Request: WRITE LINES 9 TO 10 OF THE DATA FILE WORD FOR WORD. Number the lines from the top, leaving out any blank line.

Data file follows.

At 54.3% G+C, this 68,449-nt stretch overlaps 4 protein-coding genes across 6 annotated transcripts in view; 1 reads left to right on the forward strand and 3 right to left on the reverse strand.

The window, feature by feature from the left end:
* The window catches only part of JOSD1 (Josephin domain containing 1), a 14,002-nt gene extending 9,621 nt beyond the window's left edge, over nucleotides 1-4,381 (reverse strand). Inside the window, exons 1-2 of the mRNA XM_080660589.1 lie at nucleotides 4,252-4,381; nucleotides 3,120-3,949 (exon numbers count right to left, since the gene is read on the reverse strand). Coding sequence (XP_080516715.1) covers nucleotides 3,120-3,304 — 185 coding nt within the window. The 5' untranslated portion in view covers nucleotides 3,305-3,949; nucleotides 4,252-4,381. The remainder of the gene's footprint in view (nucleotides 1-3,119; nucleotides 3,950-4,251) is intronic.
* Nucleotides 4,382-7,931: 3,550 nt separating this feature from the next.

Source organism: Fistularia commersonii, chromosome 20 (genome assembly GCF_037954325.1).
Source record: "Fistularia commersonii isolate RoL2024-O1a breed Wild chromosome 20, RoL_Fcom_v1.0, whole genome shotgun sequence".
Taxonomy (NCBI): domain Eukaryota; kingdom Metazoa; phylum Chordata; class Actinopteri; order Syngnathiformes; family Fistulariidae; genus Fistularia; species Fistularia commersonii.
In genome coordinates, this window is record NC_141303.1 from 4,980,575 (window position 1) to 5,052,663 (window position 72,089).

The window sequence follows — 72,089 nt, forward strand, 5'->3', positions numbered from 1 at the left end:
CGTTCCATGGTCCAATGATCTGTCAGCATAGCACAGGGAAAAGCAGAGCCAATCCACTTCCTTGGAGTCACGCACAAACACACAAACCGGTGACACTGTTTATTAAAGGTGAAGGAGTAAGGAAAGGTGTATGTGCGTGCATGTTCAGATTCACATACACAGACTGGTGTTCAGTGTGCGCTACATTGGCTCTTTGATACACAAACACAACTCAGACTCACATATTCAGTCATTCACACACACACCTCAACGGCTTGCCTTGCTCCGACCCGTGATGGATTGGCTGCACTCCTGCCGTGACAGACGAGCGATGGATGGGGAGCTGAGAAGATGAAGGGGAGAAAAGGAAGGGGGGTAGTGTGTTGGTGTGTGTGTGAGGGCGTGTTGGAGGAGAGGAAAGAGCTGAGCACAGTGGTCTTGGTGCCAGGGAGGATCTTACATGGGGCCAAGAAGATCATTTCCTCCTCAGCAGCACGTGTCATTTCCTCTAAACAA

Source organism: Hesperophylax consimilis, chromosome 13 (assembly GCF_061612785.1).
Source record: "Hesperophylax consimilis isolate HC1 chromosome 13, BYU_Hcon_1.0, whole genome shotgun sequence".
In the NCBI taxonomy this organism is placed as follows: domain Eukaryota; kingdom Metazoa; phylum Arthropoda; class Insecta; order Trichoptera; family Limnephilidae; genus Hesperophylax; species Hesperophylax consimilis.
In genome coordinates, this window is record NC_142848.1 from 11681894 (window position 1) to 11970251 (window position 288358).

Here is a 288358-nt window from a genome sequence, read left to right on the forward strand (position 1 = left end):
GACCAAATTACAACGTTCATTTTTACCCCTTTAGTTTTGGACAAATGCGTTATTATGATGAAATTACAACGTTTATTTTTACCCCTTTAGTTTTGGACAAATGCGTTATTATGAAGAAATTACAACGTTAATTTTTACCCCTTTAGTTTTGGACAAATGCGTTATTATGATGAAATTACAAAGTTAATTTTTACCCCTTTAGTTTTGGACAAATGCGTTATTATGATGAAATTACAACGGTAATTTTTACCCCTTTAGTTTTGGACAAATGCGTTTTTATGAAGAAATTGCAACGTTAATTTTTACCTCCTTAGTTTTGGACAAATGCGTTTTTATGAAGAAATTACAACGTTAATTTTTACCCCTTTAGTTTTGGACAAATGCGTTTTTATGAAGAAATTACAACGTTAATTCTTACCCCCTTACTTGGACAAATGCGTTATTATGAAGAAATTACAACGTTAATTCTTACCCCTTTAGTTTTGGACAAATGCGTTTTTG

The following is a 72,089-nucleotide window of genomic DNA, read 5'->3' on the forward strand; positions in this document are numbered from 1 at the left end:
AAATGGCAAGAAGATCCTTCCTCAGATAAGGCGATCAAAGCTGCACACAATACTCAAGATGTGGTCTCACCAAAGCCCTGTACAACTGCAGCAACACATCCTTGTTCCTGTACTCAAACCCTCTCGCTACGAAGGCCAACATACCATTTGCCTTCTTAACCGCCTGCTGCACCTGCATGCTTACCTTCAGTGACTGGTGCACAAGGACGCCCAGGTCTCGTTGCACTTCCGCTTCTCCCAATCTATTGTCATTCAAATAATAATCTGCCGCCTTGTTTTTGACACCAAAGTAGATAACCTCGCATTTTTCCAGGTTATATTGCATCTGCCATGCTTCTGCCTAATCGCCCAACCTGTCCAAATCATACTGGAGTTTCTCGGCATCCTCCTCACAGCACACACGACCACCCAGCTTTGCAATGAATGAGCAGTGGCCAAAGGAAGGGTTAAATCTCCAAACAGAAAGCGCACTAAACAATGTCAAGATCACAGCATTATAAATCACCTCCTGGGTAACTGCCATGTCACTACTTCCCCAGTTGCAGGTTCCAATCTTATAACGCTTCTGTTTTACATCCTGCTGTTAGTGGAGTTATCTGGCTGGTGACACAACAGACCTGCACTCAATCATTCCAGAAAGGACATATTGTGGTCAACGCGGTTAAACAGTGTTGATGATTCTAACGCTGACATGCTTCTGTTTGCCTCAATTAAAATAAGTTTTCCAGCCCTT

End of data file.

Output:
The window sequence follows — 72,089 nt, forward strand, 5'->3', positions numbered from 1 at the left end:
CGTTCCATGGTCCAATGATCTGTCAGCATAGCACAGGGAAAAGCAGAGCCAATCCACTTCCTTGGAGTCACGCACAAACACACAAACCGGTGACACTGTTTATTAAAGGTGAAGGAGTAAGGAAAGGTGTATGTGCGTGCATGTTCAGATTCACATACACAGACTGGTGTTCAGTGTGCGCTACATTGGCTCTTTGATACACAAACACAACTCAGACTCACATATTCAGTCATTCACACACACACCTCAACGGCTTGCCTTGCTCCGACCCGTGATGGATTGGCTGCACTCCTGCCGTGACAGACGAGCGATGGATGGGGAGCTGAGAAGATGAAGGGGAGAAAAGGAAGGGGGGTAGTGTGTTGGTGTGTGTGTGAGGGCGTGTTGGAGGAGAGGAAAGAGCTGAGCACAGTGGTCTTGGTGCCAGGGAGGATCTTACATGGGGCCAAGAAGATCATTTCCTCCTCAGCAGCACGTGTCATTTCCTCTAAACAA